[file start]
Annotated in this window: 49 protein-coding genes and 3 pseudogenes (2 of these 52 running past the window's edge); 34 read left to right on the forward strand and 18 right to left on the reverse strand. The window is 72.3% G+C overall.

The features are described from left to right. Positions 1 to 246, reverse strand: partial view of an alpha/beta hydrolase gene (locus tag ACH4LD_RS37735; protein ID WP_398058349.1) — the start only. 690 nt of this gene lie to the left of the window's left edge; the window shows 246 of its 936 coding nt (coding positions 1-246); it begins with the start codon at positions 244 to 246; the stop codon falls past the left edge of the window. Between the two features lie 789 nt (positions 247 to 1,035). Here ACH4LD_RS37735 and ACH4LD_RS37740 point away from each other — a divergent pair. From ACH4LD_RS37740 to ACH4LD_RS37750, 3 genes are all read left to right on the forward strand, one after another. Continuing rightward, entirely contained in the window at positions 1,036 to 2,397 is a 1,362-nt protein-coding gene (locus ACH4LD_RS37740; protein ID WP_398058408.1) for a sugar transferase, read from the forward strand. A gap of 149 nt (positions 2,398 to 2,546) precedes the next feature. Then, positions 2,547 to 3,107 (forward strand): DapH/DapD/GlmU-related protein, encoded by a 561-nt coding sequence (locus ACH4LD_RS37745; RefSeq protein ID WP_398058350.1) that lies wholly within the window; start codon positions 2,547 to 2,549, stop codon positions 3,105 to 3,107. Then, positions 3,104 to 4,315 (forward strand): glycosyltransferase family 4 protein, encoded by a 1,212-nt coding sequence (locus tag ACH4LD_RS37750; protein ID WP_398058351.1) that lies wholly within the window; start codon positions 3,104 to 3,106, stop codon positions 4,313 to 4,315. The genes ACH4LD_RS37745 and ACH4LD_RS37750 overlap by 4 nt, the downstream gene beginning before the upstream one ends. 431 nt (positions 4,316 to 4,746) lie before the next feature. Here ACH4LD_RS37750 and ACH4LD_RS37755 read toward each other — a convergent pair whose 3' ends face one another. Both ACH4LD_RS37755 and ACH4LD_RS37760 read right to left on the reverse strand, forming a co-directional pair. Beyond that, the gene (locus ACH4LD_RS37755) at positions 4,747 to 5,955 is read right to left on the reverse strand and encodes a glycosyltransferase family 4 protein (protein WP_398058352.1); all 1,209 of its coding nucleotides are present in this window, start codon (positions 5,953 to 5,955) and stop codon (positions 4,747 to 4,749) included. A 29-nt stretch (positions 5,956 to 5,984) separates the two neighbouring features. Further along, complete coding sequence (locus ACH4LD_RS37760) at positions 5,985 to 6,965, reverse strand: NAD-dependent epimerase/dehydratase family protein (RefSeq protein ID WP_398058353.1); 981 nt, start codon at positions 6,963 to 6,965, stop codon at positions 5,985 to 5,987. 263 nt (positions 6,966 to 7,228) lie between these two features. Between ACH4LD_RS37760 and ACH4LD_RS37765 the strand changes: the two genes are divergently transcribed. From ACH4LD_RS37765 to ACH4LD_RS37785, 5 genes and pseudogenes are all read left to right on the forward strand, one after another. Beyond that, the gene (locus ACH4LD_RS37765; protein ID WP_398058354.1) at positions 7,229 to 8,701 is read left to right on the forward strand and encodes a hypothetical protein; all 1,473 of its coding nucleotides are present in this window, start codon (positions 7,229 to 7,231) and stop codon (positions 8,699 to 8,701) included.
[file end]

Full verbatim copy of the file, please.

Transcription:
Annotated in this window: 49 protein-coding genes and 3 pseudogenes (2 of these 52 running past the window's edge); 34 read left to right on the forward strand and 18 right to left on the reverse strand. The window is 72.3% G+C overall.

The features are described from left to right. Positions 1 to 246, reverse strand: partial view of an alpha/beta hydrolase gene (locus tag ACH4LD_RS37735; protein ID WP_398058349.1) — the start only. 690 nt of this gene lie to the left of the window's left edge; the window shows 246 of its 936 coding nt (coding positions 1-246); it begins with the start codon at positions 244 to 246; the stop codon falls past the left edge of the window. Between the two features lie 789 nt (positions 247 to 1,035). Here ACH4LD_RS37735 and ACH4LD_RS37740 point away from each other — a divergent pair. From ACH4LD_RS37740 to ACH4LD_RS37750, 3 genes are all read left to right on the forward strand, one after another. Continuing rightward, entirely contained in the window at positions 1,036 to 2,397 is a 1,362-nt protein-coding gene (locus ACH4LD_RS37740; protein ID WP_398058408.1) for a sugar transferase, read from the forward strand. A gap of 149 nt (positions 2,398 to 2,546) precedes the next feature. Then, positions 2,547 to 3,107 (forward strand): DapH/DapD/GlmU-related protein, encoded by a 561-nt coding sequence (locus ACH4LD_RS37745; RefSeq protein ID WP_398058350.1) that lies wholly within the window; start codon positions 2,547 to 2,549, stop codon positions 3,105 to 3,107. Then, positions 3,104 to 4,315 (forward strand): glycosyltransferase family 4 protein, encoded by a 1,212-nt coding sequence (locus tag ACH4LD_RS37750; protein ID WP_398058351.1) that lies wholly within the window; start codon positions 3,104 to 3,106, stop codon positions 4,313 to 4,315. The genes ACH4LD_RS37745 and ACH4LD_RS37750 overlap by 4 nt, the downstream gene beginning before the upstream one ends. 431 nt (positions 4,316 to 4,746) lie before the next feature. Here ACH4LD_RS37750 and ACH4LD_RS37755 read toward each other — a convergent pair whose 3' ends face one another. Both ACH4LD_RS37755 and ACH4LD_RS37760 read right to left on the reverse strand, forming a co-directional pair. Beyond that, the gene (locus ACH4LD_RS37755) at positions 4,747 to 5,955 is read right to left on the reverse strand and encodes a glycosyltransferase family 4 protein (protein WP_398058352.1); all 1,209 of its coding nucleotides are present in this window, start codon (positions 5,953 to 5,955) and stop codon (positions 4,747 to 4,749) included. A 29-nt stretch (positions 5,956 to 5,984) separates the two neighbouring features. Further along, complete coding sequence (locus ACH4LD_RS37760) at positions 5,985 to 6,965, reverse strand: NAD-dependent epimerase/dehydratase family protein (RefSeq protein ID WP_398058353.1); 981 nt, start codon at positions 6,963 to 6,965, stop codon at positions 5,985 to 5,987. 263 nt (positions 6,966 to 7,228) lie between these two features. Between ACH4LD_RS37760 and ACH4LD_RS37765 the strand changes: the two genes are divergently transcribed. From ACH4LD_RS37765 to ACH4LD_RS37785, 5 genes and pseudogenes are all read left to right on the forward strand, one after another. Beyond that, the gene (locus ACH4LD_RS37765; protein ID WP_398058354.1) at positions 7,229 to 8,701 is read left to right on the forward strand and encodes a hypothetical protein; all 1,473 of its coding nucleotides are present in this window, start codon (positions 7,229 to 7,231) and stop codon (positions 8,699 to 8,701) included.